The video series is aimed not just at “well-intentioned white folks,” said
Tiffany Townsend, director of the American Psychological Assn.’s Office of
Ethnic Minority Affairs <https://www.apa.org/pi/oema/about/index.aspx>. For
persons of color who have been on the receiving end of prejudice and
discrimination, the videos may help identify feelings of stress and
self-doubt, and recast them in a way that immunizes them against racism’s
toxic effects.

“It’s not, ’What’s wrong with me?’ but ‘What’s going on in this broader
context and how is it affecting me?’” Townsend said.

The series begins by casting the experience of minorities in 21st century
America against the backdrop of slavery and the institutionalized racism
that followed emancipation. Experts discuss the subtle and pernicious
effects of feeling that one’s family and physical well-being are controlled
by forces that are indifferent at best and hostile at worst.

Take Jessica Jackson <https://rise.nmsu.edu/jessica-jackson/>, a clinical
psychologist with the Department of Veterans Affairs’ ambulatory care
center in downtown Los Angeles. On her first day in a high school honors
English class, her teacher took one look at her and insisted that she was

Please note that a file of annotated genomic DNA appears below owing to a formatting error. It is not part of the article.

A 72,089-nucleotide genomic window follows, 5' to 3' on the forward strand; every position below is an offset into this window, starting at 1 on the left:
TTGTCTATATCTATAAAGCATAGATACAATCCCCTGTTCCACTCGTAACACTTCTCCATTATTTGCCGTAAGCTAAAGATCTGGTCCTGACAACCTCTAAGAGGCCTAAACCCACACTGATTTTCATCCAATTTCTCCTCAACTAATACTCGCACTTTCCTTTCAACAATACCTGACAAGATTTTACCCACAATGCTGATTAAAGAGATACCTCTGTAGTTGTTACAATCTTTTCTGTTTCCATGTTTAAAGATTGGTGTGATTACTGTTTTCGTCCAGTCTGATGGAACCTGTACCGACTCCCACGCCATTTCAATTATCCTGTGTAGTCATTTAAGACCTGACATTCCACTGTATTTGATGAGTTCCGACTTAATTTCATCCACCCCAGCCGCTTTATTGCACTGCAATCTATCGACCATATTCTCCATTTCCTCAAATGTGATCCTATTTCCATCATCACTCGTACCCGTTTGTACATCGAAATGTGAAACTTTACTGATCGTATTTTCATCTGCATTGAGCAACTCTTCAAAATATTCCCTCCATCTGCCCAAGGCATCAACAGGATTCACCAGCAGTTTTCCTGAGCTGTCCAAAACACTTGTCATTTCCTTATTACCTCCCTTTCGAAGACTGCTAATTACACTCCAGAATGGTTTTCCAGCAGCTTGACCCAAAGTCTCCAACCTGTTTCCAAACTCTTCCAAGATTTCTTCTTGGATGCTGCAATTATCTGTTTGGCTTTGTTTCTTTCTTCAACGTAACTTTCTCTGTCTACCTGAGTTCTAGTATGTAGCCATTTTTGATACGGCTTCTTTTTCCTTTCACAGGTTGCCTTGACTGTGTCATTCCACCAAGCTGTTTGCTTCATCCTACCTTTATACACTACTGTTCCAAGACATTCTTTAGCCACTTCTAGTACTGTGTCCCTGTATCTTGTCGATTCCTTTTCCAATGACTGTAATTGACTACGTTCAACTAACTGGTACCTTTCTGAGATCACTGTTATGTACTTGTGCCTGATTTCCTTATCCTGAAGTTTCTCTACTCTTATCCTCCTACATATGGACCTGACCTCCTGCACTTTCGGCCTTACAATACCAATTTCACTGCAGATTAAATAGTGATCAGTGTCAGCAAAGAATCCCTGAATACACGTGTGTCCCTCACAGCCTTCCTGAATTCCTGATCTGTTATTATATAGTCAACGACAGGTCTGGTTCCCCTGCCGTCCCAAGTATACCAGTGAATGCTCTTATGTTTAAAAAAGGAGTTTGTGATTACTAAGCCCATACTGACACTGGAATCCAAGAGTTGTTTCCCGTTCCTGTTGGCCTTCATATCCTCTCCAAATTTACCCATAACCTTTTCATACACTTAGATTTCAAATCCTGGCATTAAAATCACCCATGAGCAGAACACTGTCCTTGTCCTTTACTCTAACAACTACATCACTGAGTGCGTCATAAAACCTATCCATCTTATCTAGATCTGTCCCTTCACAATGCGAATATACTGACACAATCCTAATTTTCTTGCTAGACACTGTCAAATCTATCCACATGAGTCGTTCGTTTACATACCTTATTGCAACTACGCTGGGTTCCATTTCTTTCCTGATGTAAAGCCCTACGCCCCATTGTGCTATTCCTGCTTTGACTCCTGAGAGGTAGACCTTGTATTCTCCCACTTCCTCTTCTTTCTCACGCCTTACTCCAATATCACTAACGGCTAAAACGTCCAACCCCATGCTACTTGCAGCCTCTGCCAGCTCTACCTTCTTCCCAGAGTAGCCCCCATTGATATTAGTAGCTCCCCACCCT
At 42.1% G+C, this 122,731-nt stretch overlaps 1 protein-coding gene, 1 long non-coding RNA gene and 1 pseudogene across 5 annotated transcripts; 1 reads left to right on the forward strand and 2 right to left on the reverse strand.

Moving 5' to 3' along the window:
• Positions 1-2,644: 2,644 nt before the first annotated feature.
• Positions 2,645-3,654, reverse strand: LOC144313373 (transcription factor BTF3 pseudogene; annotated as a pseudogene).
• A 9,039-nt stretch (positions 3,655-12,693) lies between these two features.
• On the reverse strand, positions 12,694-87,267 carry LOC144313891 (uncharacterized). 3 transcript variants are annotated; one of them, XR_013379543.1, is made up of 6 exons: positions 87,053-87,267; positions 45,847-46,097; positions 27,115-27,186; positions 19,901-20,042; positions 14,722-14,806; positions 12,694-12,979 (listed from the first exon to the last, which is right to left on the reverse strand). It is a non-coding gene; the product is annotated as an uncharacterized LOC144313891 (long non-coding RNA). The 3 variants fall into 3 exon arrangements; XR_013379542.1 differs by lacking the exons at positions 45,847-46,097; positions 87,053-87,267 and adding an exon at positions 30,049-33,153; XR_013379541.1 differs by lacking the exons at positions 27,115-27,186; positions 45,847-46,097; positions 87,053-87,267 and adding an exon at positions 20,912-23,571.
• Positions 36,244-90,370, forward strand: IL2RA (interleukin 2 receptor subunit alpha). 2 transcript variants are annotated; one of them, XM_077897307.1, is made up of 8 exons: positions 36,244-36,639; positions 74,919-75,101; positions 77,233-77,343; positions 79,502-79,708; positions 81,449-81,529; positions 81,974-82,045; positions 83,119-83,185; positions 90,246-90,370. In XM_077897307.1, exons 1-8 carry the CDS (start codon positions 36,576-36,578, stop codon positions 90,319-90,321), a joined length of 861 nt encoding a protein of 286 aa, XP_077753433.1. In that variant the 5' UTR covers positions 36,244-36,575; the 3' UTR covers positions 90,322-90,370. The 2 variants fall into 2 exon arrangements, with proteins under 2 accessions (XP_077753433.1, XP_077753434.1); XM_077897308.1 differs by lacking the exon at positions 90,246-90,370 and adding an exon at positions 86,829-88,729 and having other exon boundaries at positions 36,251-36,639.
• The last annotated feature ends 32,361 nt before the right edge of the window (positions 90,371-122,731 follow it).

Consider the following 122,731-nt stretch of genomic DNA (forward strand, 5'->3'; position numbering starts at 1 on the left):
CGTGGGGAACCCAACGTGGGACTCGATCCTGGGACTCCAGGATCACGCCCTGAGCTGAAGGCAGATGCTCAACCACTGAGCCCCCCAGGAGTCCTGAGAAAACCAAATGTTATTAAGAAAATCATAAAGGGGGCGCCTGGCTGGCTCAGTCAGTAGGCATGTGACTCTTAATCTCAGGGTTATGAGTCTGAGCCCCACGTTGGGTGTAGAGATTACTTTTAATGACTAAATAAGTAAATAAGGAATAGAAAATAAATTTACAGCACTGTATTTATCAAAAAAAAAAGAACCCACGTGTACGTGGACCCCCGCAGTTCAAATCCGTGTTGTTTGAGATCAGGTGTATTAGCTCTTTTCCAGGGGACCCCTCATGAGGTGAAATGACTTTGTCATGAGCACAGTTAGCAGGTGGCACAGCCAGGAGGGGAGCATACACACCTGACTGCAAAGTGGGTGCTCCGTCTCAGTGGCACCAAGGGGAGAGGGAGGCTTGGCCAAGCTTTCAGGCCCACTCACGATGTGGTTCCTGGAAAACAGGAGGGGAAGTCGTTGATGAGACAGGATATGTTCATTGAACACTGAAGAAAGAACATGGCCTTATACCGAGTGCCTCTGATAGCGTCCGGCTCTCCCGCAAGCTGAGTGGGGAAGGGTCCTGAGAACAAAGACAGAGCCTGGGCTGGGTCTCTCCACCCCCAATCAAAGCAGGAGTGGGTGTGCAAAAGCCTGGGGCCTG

in the wrong room. For the entire semester, Jackson said, the teacher gave
her lower grades than her classmates, even on work completed as a group.

The humiliation has stayed with Jackson to this day.

“It left a stain on me,” said Jackson, who is African American. “In every
academic setting, I need to prove that I need to be there.”

Psychologist Thomas A. Parham
<https://www2.calstate.edu/csu-system/about-the-csu/leadership/presidents/Pages/parham.aspx>,
president of Cal State Dominguez Hills, explained how the persistent
insults of racial injustice can make people want to seek refuge with
members of their own group and eschew everyone else.

“It may allow me to be perceived by my colleagues in my workplace as being
this hostile, angry, frustrated individual who nobody wants to be around,”
he said. ”What they can’t see is the pain and the anger.”

And then, between the footage of white nationalist rallies and
controversial police encounters, there is basketball superstar LeBron
James, making it simple <https://www.youtube.com/watch?v=k9iBnRlbasA>: “No
matter how much money you have, no matter how famous you are, no matter how
many people admire you, being black in America is — it’s tough,” he said
after a vandal scrawled a racial slur
<http://www.latimes.com/sports/la-me-ln-lebron-james-brentwood-vandalism-slur-20170531-story.html>
on his Brentwood home.
[image: After someone painted a racial slur on his Brentwood home in 2017,
basketball star LeBron James said that being black in America is tough.]
After someone painted a racial slur on his Brentwood home in 2017,
basketball star LeBron James said that being black in America is tough.
(Marcio Jose Sanchez / Associated Press)

In the best of times, frank conversations about racism are hard to start
and likely to end with resentment, recrimination and defensiveness.